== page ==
WASHINGTON -- This has been a rough week or two for President Trump. His job approval polls are plunging, his secretary of state called him a "moron," the GOP's Senate Foreign Relations Committee chairman says his behavior could put the U.S. "on the path to World War III" and new evidence finds widespread Russian meddling in the 2016 presidential election.
A new poll from The Associated Press and the NORC Center for Public Affairs Research finds that a mere 32 percent of Americans say they approve of the job Trump is doing, while a hefty 67 percent disapprove.
A 67 percent majority of Republicans say they support the president, but overall, only 24 percent of Americans think the country is moving in the right direction.
The numbers showed that Trump has been losing some of his GOP base. Last March, 80 percent of Republicans approved of the job Trump was doing. But now that view has fallen by 13 percent.
At a time when the president's agenda appears to be stalled in the Republican-run Congress, he can ill-afford losing the support of a single GOP lawmaker.
But over the course of the year, Trump has crossed swords with one influential Republican after another on Capitol Hill -- something many observers say imperils whatever remains of his agenda.
His latest feud is with Tennessee Sen. Bob Corker, the influential chairman of the Foreign Relations Committee, who was an early Trump backer.
But Corker has become alarmed by Trump's bombastic, fiery, off-the-cuff remarks and tweets that have distracted focus from the issues that matter, including tax reform, boosting economic growth and displaying a measured, single-minded steely resolve with a North Korean despot.
Corker had had enough of the president's hinted nuclear gamesmanship Sunday when he raised his concerns that Trump was stumbling toward nuclear war.
"He concerns me," Corker told The New York Times. "He would have to concern anyone who cares about our nation." Then he added, "I know for a fact that every single day at the White House, it's a situation of (senior West Wing advisers) trying to contain him."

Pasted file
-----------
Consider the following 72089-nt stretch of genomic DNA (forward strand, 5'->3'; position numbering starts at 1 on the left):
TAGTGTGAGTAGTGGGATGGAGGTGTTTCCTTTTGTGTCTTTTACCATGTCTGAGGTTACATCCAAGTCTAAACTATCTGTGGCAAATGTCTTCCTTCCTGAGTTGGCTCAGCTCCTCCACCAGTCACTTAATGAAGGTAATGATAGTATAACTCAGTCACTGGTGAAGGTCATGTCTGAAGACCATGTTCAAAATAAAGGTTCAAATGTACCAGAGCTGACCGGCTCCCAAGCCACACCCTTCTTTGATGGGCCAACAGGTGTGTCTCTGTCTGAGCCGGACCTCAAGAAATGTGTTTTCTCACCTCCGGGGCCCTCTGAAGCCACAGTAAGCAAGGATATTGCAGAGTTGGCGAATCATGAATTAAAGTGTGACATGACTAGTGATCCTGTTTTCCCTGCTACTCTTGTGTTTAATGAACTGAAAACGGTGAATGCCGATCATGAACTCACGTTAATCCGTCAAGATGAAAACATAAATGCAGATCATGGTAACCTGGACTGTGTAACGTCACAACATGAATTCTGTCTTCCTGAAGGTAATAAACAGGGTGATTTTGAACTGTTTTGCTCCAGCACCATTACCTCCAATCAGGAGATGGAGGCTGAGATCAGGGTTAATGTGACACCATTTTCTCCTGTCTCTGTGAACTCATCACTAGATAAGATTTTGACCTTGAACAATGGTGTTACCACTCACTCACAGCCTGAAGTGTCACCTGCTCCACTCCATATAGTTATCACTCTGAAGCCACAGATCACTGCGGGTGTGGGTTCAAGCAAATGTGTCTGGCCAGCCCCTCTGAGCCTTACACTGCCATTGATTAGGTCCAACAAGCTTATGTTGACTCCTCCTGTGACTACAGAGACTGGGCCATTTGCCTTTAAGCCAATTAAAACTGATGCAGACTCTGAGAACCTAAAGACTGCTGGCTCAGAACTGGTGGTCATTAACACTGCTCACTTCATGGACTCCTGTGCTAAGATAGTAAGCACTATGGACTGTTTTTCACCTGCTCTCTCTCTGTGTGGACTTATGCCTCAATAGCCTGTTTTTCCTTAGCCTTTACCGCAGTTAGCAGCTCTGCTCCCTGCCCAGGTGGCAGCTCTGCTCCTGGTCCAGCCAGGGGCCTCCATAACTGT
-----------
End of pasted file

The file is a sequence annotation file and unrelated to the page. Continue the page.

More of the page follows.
The week before, Corker made national headlines when he told reporters that Secretary of State Rex Tillerson, Defense Secretary Jim Mattis and White House Chief of Staff John Kelly "are those people that help separate our country from chaos."
Trump, as is his habit, fiercely struck back at his former backer, saying Corker had recently begged him for his endorsement, but didn't get it, and then decided to retire because he "didn't have the guts" to seek re-election next year.
In fact, the senator had announced last month that he would not run again. And his chief of staff, Todd Womack, denied Trump's description of their conversation, saying Trump had pledged to support Corker just last week.
"The president called Sen. Corker on Monday afternoon and asked him to reconsider his decision not to seek re-election and reaffirmed that he would have endorsed him, as he has said many times," Womack said in a statement.
But cooler heads prevailed in the White House this week over Tillerson's private remark that his boss was a "moron."
In a White House luncheon Tuesday with Tillerson and Mattis, set up by Chief of Staff Kelly to iron out their disagreements, Trump decided to put the matter behind him. Or at least that's the version promoted by the White House.
"I think it's fake news," Trump said, "but if he did (say) that, I guess we'll have to compare IQ tests. And I can tell you who is going to win."
"We have a very good relationship," Trump said last Saturday. "We disagree on a couple of things," he added. "Sometimes I'd like him to be tougher."
In fact, the relationship remains what it is -- two different approaches to foreign policy: Tillerson's belief in diplomacy based on powerful alliances versus Trump's tough-guy, shoot-from-the-lip style.
Meantime, Trump's reliable "fake news" response to any and every attack on his integrity took a huge and perhaps fatal hit this week from Google.
The internet behemoth this week revealed that Russian operatives bought ads without Google's knowledge, as part of a massive disinformation campaign, to influence the outcome of last year's election.
"The goal was to influence voting behavior, in some cases by suppressing turnout," said The Washington Post, which broke the story Tuesday.
It's worth pointing out that this is part of special counsel Robert Mueller's investigation into campaign collusion with Russia.